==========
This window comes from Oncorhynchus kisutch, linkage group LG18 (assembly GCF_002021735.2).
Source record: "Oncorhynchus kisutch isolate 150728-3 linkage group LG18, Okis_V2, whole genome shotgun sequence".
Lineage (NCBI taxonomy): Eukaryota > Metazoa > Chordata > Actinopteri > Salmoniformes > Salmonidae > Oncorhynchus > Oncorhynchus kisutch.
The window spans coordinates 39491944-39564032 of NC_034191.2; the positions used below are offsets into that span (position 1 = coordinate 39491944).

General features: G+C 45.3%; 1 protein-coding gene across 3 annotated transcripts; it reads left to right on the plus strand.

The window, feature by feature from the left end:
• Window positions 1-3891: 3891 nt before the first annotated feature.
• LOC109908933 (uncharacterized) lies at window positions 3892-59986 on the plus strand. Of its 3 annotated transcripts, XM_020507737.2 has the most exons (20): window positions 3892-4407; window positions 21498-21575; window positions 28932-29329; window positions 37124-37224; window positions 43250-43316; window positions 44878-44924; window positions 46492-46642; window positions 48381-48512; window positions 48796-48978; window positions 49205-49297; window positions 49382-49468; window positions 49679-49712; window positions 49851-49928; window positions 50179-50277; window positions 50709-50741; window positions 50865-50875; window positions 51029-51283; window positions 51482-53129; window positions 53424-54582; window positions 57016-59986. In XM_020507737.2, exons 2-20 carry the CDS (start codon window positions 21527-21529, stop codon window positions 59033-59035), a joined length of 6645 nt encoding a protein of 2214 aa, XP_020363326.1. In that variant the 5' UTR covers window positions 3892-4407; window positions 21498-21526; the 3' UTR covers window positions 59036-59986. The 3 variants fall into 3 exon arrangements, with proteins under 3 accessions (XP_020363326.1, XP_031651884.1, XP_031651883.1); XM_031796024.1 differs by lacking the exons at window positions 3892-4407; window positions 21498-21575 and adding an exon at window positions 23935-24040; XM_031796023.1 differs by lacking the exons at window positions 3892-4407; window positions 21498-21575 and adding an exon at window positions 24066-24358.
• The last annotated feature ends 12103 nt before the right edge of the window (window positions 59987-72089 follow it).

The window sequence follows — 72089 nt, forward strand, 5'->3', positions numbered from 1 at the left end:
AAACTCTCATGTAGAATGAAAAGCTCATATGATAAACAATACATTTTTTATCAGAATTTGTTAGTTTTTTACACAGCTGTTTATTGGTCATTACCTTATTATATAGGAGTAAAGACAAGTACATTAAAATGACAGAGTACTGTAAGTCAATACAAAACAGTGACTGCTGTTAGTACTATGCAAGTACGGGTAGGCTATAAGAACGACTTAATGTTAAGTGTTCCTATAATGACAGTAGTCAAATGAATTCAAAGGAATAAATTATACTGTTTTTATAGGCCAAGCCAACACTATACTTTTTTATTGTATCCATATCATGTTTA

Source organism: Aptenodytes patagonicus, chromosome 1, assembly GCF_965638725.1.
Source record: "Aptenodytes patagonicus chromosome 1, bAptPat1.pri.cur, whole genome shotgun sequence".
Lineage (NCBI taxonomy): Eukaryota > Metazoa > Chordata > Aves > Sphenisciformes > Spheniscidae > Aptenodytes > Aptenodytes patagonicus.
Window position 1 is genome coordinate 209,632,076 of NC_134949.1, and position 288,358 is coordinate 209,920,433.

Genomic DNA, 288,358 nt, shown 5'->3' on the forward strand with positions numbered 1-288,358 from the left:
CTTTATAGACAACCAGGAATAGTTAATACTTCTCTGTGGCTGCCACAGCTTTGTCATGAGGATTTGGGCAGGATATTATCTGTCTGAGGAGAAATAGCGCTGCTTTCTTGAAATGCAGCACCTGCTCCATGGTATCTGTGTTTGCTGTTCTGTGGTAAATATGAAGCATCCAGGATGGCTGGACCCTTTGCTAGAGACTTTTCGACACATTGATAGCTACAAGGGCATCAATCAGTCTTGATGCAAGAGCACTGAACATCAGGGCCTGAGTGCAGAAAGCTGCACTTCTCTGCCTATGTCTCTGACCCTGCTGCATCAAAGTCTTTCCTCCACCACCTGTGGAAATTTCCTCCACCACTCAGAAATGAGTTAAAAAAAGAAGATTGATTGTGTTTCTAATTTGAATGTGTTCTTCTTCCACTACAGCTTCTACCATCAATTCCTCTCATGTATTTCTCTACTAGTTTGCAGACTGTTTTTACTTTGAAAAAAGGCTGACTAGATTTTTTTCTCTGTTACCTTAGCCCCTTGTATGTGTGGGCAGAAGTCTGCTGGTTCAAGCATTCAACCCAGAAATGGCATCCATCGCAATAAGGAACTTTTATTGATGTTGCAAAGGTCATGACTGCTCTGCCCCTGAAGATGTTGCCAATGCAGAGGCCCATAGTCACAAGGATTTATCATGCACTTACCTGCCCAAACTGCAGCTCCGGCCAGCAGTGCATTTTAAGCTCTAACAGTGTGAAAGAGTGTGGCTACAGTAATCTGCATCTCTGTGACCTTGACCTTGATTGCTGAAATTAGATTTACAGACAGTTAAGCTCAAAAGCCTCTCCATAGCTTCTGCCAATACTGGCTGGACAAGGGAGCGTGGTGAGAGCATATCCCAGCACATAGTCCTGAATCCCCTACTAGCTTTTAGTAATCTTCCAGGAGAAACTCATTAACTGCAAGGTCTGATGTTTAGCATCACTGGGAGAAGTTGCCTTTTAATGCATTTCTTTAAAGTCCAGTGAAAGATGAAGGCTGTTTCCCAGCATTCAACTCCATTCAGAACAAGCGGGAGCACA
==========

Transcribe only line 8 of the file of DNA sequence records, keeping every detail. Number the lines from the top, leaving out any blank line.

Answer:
• LOC109908933 (uncharacterized) lies at window positions 3892-59986 on the plus strand. Of its 3 annotated transcripts, XM_020507737.2 has the most exons (20): window positions 3892-4407; window positions 21498-21575; window positions 28932-29329; window positions 37124-37224; window positions 43250-43316; window positions 44878-44924; window positions 46492-46642; window positions 48381-48512; window positions 48796-48978; window positions 49205-49297; window positions 49382-49468; window positions 49679-49712; window positions 49851-49928; window positions 50179-50277; window positions 50709-50741; window positions 50865-50875; window positions 51029-51283; window positions 51482-53129; window positions 53424-54582; window positions 57016-59986. In XM_020507737.2, exons 2-20 carry the CDS (start codon window positions 21527-21529, stop codon window positions 59033-59035), a joined length of 6645 nt encoding a protein of 2214 aa, XP_020363326.1. In that variant the 5' UTR covers window positions 3892-4407; window positions 21498-21526; the 3' UTR covers window positions 59036-59986. The 3 variants fall into 3 exon arrangements, with proteins under 3 accessions (XP_020363326.1, XP_031651884.1, XP_031651883.1); XM_031796024.1 differs by lacking the exons at window positions 3892-4407; window positions 21498-21575 and adding an exon at window positions 23935-24040; XM_031796023.1 differs by lacking the exons at window positions 3892-4407; window positions 21498-21575 and adding an exon at window positions 24066-24358.